Most of us are familiar with markets where products are bought and sold, from grocery stores to the stock market. But there’s a whole other type of market that governs things from finding a kidney to finding a mate. Alvin Roth, professor emeritus at Harvard Business School, won a Nobel Prize in Economics for his work in this field. Professor Roth will be reading from his new book, “Who Gets What—and Why” at the Harvard Book Store this Thursday, June 4, at 7 p.m. I asked him to explain his work and give some examples.
What is a matching market?
A matching market is one in which you can’t just choose what you want; you also have to be chosen. For example, labor markets are like that—you can’t just show up for work; you have to be hired. So are college admissions, dating and marriage. You can’t just choose your spouse; you also have to be chosen.
I didn’t realize all that went into getting a kidney to the right recipient. What had been the issue and how did you solve the problem?
There are lots more people who need organ transplants than there are organs. Right now, more than 100,000 people in the U.S. are on the waiting list for a kidney from a deceased donor, and thousands of those people will die while waiting. But a healthy person has two kidneys and can remain healthy with just one. So lots of kidneys are donated by living donors, often to people they love. But sometimes you are healthy enough to give someone a kidney, but your kidney isn’t a match for the person you love. If two patient-donor pairs are in that situation, sometimes each patient can accept the kidney from the other patient’s donor. That’s a simple kidney exchange, and along with bigger and more complicated exchanges, kidney exchange has now become a standard part of transplantation in the U.S. and in a growing number of other countries.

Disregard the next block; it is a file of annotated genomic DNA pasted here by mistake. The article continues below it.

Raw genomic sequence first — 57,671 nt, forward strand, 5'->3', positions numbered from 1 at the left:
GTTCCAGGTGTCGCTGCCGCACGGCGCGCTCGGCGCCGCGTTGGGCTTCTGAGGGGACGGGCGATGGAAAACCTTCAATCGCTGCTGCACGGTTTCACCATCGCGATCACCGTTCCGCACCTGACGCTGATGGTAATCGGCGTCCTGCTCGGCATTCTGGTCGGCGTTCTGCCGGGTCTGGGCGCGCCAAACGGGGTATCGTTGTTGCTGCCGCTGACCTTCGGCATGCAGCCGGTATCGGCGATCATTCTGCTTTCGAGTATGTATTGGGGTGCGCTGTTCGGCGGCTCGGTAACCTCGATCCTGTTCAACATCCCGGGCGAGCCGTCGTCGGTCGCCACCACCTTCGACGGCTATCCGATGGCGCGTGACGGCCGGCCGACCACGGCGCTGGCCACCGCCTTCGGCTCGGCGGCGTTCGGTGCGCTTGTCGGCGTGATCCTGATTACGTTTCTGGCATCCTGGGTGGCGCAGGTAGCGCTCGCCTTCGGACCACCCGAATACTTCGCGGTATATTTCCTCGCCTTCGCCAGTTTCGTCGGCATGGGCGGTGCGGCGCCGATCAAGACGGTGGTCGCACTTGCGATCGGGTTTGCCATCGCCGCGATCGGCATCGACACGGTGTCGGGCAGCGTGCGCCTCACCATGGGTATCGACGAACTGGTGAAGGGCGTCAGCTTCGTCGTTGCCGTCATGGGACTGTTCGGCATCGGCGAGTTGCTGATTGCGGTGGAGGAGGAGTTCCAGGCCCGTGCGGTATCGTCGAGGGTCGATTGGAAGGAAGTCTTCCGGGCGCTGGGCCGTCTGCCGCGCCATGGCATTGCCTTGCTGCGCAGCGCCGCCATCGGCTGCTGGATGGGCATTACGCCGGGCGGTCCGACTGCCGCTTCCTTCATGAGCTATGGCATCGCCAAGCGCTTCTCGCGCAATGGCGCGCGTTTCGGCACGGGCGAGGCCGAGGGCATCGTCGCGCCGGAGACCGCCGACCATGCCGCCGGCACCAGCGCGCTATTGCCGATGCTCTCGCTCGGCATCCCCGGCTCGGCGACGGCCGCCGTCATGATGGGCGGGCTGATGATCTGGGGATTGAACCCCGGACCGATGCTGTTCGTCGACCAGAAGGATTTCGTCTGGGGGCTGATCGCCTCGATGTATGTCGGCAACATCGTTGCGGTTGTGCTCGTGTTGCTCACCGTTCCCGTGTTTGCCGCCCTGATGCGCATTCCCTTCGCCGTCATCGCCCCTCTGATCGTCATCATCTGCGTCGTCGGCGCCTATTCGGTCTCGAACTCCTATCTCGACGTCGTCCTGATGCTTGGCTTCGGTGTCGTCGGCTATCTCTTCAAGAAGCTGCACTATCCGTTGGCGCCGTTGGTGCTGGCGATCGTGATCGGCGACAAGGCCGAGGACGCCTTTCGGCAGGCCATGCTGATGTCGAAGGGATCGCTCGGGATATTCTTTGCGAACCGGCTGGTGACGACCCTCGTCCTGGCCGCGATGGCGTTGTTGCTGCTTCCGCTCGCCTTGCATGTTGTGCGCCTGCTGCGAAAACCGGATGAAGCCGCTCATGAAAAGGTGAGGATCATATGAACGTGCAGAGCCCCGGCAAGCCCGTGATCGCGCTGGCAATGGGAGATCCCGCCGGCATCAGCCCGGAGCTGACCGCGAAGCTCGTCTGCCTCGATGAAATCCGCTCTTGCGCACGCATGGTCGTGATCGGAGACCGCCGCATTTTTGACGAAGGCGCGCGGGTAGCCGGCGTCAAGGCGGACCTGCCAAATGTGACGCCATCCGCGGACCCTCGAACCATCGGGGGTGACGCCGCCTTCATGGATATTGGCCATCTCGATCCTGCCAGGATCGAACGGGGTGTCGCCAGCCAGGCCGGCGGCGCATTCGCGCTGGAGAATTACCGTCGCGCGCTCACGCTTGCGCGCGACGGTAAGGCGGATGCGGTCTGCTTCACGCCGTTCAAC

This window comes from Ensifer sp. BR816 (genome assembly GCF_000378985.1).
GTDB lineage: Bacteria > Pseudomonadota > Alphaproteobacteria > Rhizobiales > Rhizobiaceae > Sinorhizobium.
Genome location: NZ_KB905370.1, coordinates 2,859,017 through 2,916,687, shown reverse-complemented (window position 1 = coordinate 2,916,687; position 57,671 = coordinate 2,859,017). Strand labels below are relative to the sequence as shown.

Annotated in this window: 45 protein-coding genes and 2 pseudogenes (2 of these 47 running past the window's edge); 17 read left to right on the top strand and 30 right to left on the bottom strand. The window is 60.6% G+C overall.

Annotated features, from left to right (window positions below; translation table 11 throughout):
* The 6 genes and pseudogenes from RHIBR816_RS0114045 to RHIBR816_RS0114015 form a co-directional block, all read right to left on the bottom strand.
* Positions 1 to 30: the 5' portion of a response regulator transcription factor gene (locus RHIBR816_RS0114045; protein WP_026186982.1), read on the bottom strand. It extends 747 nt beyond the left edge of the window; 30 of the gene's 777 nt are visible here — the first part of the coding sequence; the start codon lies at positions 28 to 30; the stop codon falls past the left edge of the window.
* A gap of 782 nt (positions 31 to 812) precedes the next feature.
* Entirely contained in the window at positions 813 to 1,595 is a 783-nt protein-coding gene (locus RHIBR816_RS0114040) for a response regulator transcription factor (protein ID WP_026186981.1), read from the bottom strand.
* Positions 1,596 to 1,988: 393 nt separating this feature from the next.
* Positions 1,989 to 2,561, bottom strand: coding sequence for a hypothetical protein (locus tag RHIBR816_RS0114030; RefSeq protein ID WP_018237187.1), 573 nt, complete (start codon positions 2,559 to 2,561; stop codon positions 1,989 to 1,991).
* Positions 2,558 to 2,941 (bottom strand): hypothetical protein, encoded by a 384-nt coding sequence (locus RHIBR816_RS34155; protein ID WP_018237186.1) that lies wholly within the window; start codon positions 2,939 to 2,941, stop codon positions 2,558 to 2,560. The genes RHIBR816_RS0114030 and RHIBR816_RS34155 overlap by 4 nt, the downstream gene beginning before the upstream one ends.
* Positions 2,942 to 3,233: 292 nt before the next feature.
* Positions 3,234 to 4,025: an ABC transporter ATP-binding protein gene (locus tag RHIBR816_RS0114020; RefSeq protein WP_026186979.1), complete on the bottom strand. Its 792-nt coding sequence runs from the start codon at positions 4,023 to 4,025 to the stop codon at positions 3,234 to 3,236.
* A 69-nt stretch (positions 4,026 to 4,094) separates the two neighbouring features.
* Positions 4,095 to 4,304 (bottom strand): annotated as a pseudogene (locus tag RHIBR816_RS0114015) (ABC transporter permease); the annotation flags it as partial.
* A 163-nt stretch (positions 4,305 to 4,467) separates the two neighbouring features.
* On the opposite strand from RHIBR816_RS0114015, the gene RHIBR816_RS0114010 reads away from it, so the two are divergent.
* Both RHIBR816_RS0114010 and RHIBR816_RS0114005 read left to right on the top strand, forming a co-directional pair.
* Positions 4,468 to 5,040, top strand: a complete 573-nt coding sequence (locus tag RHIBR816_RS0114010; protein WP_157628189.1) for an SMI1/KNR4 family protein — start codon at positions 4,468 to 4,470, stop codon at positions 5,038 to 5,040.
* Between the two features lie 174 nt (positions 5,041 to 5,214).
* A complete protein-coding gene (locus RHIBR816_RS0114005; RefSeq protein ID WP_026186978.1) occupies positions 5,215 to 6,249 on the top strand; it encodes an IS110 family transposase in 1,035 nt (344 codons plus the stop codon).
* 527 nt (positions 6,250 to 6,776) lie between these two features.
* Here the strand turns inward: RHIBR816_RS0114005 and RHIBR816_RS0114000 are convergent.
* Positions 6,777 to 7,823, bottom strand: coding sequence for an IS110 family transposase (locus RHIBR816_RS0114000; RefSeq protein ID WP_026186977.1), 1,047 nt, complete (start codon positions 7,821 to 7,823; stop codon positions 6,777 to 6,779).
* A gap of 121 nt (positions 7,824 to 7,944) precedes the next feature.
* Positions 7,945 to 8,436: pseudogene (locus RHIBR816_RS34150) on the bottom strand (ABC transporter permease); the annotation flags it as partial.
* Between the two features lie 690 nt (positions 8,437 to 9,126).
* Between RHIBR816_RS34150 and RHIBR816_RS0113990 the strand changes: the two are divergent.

I’m a Boston parent who’s a bit nervous about the chances that my daughter will get into the right kindergarten. Explain how you worked to make this better for all parents.
A previous generation of kindergarteners’ parents in Boston had to think carefully about what school to put as their first choice, because parents who didn’t get their first choice might find that all their other top choices were filled with children who had listed that school as their first choice. But now the system makes it safe for parents to state their preferences for schools truthfully rather than carefully: If you don’t get your first choice, you still have just as much chance of getting your second choice as if you had listed it first. So now it’s safe for parents to concentrate on figuring out which schools they like, rather than figuring out which schools they can get into.
What do you see as the next area of life that’s ripe for a matching market?
Well, modern matchmaking—shidduchim—could use some help. There are now lots of dating services, but plenty of room for helping people find each other. One of my favorite stories from the Talmud—from Vayekara Rabbah—starts with a Roman matron asking what God has been doing since the creation, and the answer is matchmaking. It’s an important matching market!
Four questions is a weekly interview column featuring interesting people connected with the Greater Boston Jewish community. Find past columns here. Have an idea of someone we should interview? Email Molly!